The second stage of the Welfare Reform Bill was passed in a late-night vote in the face of strong opposition from Sinn Féin and the SDLP.
The most radical overhaul to the welfare system in Northern Ireland in years was debated at Stormont on Tuesday, as politicians remained in discussions until after midnight.
Key features of the new bill include a universal credit to cover a range of benefits, a personal independence payment reassessed every three years to replace Disability Living Allowance, and housing benefit reforms.
Sinn Féin wanted to defer it and tabled an amendment to halt the region's Welfare Bill in its present form.
However, the DUP believe a failure to adopt the reforms could see the Executive lose out on over £200m of Treasury funding - and the party insists there is simply no time for deferral.
In the lead up to a decision, SDLP leader Alasdair McDonnell said that Sinn Féin's call to delay the legislation had come too late and that the party should have entered a petition for concern.
"The maximum point of pressure on Whitehall would have been not to defer the Welfare Bill but to derail the Bill," he said.
But Alex Maskey, Sinn Féin social development spokesperson said Mr McDonnell's comments were "laughable nonsense" and said the SDLP had not brought any proposals forward regarding the welfare reform.
At the beginning of a marathon debate, Minister McCausland said that the House had a "clear choice".
If there are substantial costs involved in changes we want to make to this Bill, we will have to pay for them.
Nelson McCausland, DUP
"As Minister for Social Development, I would urge in the strongest possible terms that such an approach would be dangerous to our economic position, hugely damaging to our public services, and indefensible in terms of the possible consequences for those people who are struggling to work and support their families with little or no support from the public purse.
"Breaking parity is a choice we can make, but it will have huge costs. Those costs will be met through less money for schools, less money for hospitals, less money for the police, or else we will have to find the additional resources from introducing local charges to meet the costs."
Sinn Féin said the reforms are flawed and are targeted at the most vulnerable and disadvantaged people in society.
They want the deferral to go ahead so that further negotiations take place between local politicians and the coalition Government in London.
Mickey Brady, proposing the amendment, said: "At the outset, I would state that tabling a reasoned amendment is not about defeating the Bill.
"A reasoned amendment is about creating an opportunity for further consideration and adjustment; it's not about curtailing the legislative process, but using the legislative process to promote better outcomes.
"Every political party in this Assembly has expressed serious concerns about this legislation and that includes the DSD minister and his party, and indeed members of his own party voted against this Bill in Westminster."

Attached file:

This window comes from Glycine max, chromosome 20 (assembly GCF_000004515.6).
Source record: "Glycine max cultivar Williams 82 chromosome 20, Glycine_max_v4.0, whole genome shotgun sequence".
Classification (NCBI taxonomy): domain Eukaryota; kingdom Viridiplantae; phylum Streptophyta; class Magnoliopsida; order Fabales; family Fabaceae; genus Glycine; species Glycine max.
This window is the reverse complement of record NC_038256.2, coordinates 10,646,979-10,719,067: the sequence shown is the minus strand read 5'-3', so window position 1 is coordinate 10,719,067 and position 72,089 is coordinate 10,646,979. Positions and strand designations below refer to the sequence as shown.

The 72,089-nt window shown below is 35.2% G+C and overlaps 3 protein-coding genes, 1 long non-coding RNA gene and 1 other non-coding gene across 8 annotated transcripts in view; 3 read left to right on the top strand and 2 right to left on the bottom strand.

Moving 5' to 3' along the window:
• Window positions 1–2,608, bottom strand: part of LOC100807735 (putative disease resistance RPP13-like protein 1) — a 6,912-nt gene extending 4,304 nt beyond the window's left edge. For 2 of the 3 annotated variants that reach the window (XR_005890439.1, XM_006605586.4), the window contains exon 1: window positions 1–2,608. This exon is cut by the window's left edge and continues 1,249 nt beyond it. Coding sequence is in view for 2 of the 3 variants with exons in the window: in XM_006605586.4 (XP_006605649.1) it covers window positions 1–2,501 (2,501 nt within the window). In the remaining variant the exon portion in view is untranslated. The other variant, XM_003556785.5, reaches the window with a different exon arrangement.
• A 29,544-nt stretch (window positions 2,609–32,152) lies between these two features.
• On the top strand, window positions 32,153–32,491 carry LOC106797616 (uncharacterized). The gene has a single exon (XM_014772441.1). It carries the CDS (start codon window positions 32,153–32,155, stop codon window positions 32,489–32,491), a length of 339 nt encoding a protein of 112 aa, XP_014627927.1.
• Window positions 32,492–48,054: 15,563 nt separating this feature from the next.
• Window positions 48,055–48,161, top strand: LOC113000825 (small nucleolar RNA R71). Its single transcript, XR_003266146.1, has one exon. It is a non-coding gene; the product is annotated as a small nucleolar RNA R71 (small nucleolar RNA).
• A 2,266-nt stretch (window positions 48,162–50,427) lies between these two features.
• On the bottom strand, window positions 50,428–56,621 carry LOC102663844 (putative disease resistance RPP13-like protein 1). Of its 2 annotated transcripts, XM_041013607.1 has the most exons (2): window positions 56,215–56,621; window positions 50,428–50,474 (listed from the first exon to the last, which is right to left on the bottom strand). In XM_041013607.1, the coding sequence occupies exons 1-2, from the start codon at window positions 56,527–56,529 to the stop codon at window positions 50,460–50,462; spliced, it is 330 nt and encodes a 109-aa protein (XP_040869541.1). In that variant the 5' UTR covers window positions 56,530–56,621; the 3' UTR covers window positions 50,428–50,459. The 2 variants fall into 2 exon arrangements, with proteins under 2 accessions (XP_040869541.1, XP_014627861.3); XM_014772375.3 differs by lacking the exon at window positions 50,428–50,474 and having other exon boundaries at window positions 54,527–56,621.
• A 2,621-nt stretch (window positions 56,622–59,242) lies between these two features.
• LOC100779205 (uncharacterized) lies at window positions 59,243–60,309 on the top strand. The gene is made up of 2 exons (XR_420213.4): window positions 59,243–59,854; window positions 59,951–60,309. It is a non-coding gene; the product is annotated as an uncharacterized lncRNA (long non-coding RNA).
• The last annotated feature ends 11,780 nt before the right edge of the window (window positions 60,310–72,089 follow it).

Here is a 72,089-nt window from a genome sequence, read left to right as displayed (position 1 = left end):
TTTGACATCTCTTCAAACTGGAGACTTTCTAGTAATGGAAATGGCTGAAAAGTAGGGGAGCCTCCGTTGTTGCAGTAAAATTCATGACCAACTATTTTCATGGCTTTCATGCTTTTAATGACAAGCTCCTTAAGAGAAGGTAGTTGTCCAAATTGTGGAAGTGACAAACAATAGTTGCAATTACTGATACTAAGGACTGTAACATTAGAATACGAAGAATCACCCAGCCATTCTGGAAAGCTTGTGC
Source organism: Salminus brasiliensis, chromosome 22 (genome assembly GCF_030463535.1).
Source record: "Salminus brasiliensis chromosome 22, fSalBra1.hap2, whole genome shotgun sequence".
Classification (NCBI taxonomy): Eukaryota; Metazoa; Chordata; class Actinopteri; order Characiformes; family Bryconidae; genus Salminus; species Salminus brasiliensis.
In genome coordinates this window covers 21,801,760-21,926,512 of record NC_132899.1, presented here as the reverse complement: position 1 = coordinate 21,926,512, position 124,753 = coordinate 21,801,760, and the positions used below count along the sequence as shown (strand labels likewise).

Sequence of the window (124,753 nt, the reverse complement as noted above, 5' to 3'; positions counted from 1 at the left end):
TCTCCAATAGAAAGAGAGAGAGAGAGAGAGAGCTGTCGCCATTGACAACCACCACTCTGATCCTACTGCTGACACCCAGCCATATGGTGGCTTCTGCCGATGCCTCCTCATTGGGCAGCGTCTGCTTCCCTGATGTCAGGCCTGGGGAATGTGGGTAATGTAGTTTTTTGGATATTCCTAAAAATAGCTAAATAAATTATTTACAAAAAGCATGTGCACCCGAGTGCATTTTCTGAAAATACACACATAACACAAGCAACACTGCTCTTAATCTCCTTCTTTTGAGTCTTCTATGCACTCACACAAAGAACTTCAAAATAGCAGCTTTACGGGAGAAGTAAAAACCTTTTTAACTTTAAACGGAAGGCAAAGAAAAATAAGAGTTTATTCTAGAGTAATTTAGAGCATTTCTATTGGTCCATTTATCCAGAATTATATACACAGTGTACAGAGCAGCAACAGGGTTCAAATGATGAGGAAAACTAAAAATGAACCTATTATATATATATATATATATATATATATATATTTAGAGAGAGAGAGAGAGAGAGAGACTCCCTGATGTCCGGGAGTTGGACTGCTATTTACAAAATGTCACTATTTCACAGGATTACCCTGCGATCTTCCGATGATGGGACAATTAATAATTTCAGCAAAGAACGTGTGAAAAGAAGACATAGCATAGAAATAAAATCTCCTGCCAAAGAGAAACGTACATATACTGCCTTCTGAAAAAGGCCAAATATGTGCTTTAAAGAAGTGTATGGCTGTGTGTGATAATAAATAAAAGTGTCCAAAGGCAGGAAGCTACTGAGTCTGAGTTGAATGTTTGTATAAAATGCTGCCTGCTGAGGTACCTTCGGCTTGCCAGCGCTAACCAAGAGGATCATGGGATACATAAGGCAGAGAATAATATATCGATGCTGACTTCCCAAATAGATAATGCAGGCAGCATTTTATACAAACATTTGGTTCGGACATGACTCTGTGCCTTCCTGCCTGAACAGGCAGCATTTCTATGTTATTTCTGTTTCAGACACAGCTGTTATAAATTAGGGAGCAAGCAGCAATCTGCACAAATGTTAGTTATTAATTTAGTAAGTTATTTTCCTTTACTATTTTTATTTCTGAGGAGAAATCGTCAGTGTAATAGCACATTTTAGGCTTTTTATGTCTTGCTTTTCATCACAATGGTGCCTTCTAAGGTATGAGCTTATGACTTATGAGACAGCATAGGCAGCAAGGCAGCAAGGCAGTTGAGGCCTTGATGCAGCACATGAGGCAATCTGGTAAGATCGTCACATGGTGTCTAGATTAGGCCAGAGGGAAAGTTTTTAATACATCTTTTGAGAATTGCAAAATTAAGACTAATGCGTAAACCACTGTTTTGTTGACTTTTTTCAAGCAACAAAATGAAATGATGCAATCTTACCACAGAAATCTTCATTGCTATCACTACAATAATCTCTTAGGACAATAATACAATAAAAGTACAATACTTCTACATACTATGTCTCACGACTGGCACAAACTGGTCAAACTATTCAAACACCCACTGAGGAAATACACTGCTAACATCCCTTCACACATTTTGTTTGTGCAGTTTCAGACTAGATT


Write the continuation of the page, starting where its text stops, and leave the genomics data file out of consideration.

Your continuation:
The draft legislation proposes a bedroom tax could be applied to social housing tenants who occupy more bedrooms than they need, in an attempt to encourage them to move to smaller properties.
But the Federation of Northern Ireland Housing Associations claims some tenants could be left paying shortfalls of up to quarter of their rent.
Remember this - the British government told us that we are due to some flexibility because our circumstances are worse. Let us honour that and deal with it.
Alex Maskey, SF
Cameron Watt, chief executive of the Federation, said: "We have great fears that the bedroom tax is going to hugely hurt social tenants in Northern Ireland.
"Social tenants in Northern Ireland will be disproportionately affected by this policy because, in Northern Ireland, the majority of social housing stock is family-sized accommodation and there is a real shortage of one and two-bedroom social homes."
Cash for the housing associations currently comes from Westminster via the Department for Social Development, but the department is proposing withholding some of the cash - which Mr Watt said will have a knock-on effect on tenants.
He continued: "It will also cause major problems for landlords (like the Housing Executive and housing associations) who will face a big increase in arrears, affecting their ability to build new social housing."
The benefits shake-up hopes to help people back to work by gradually cutting benefits, so claimants do not lose out on cash by taking a low-paid job and losing their allowances.
The cost of welfare in Northern Ireland is £5.1 billion annually, expected to rise to £6.7 billion by 2019.
The Welfare Reform Bill will keep payments such as the winter fuel allowance and cold weather funds.
The Social Fund - which allows people in need to buy essential items through government grants and loans - is being abolished in GB and replaced by £30 million a year, ring fenced by the Executive, to prevent people from visiting loan sharks.